Scheme is one of the main dialects of LISP and is a dynamically typed impure functional programming language.

Scheme can be both compiled and interpreted.

Why would I learn this language?

Scheme is a syntactically simple language with many interesting features such as homoiconicity. It provides a powerful environment for learning about algorithms and functional programming, and computer science concepts in general.

Starting Points Education
A set of resources for people interested in Scheme as a tool in education.
Little Scheme
An online Scheme evaluator which can be used to run simple Scheme code.
How To Design Programs
A complete teaching guide and student resource for learning about computer programming and computer science.
PLT Scheme
PLT Scheme is an entire software stack including IDE for developing Scheme programs.
How to Design Programs
A complete beginners guide to programming with Scheme and designing programs.

Example Code

The following is an example of the Fizz Buzz problem. You can run and edit this program here.

(define (fizzify i)
        ((and (= (mod i 3) 0) (= (mod i 5) 0)) "FizzBuzz")
        ((= (mod i 3) 0) "Fizz")
        ((= (mod i 5) 0) "Buzz")
        (#t i)

(define (fizzbuzz i)
    (if (<= i 100)
            (display (fizzify i)) (display "\n")
            (fizzbuzz (+ i 1))

(fizzbuzz 1)

Here is an example of the 100 doors problem implemented using functional concepts:

; door-open? : integer -> boolean
; Tells whether a given door is open at the end of the experiment.
; Since no pass larger than the door number can possibly affect it, we'll only run that many passes.
(define (door-open? door)
	(doh? door door))

; doh?, short for door-open-helper : integer integer -> boolean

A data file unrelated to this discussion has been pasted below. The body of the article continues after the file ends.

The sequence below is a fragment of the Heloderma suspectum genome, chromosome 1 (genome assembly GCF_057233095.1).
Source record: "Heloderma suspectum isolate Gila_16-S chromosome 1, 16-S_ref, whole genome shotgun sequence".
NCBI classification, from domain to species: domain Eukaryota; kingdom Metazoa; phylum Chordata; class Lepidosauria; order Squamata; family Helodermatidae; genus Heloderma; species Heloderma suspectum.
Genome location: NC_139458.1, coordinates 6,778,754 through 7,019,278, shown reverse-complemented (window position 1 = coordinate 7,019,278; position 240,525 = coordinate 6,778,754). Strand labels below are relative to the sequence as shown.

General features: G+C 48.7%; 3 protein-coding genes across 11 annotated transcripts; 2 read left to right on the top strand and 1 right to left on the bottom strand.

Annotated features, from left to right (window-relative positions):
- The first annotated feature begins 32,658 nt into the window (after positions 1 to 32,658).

; First parameter is the number of the door you're interested in.
; Second parameter is the number of the last pass you want to do.
(define (doh? door pass)
		[(= pass 0) true]                     ; on pass 0, make everything open
		[(= (remainder door (+ pass 1)) pass) ; if door number is 1 less than a multiple of (pass+1), ...
			(not (doh? door (- pass 1)))]     ; ... flip it
		[else (doh? door (- pass 1))]))       ; otherwise don't

; print-doors : list-of-boolean -> output, 1 line per list element
(define (print-doors doors)
	(for ((door-num (in-range (length doors))) (open? doors))
		(printf "Door #~a is ~a.~n" door-num (if open? "open" "closed"))))

; print-doors-up-to : integer -> output
(define (print-doors-up-to n)
	(print-doors (build-list n door-open?)))

; Run the program with n = 100
(print-doors-up-to 100)

Here is an example of the 100 doors problem implemented using imperative concepts:

(define (main)
	;; Initialize the array of doors to 0 (closed)
	(define doors (make-vector 100 #f))
	;; Process the doors
	(for* ([pass (in-range 100)]
		[door (in-range pass 100 (+ pass 1))])
	(vector-set! doors door (not (vector-ref doors door))))
	;; Return a list of open doors
	(for ([(door i) (in-indexed (in-vector doors))])
		(printf "Door #~a is ~a.\n" (+ i 1) (if door "open" "closed" )))


Further Reading

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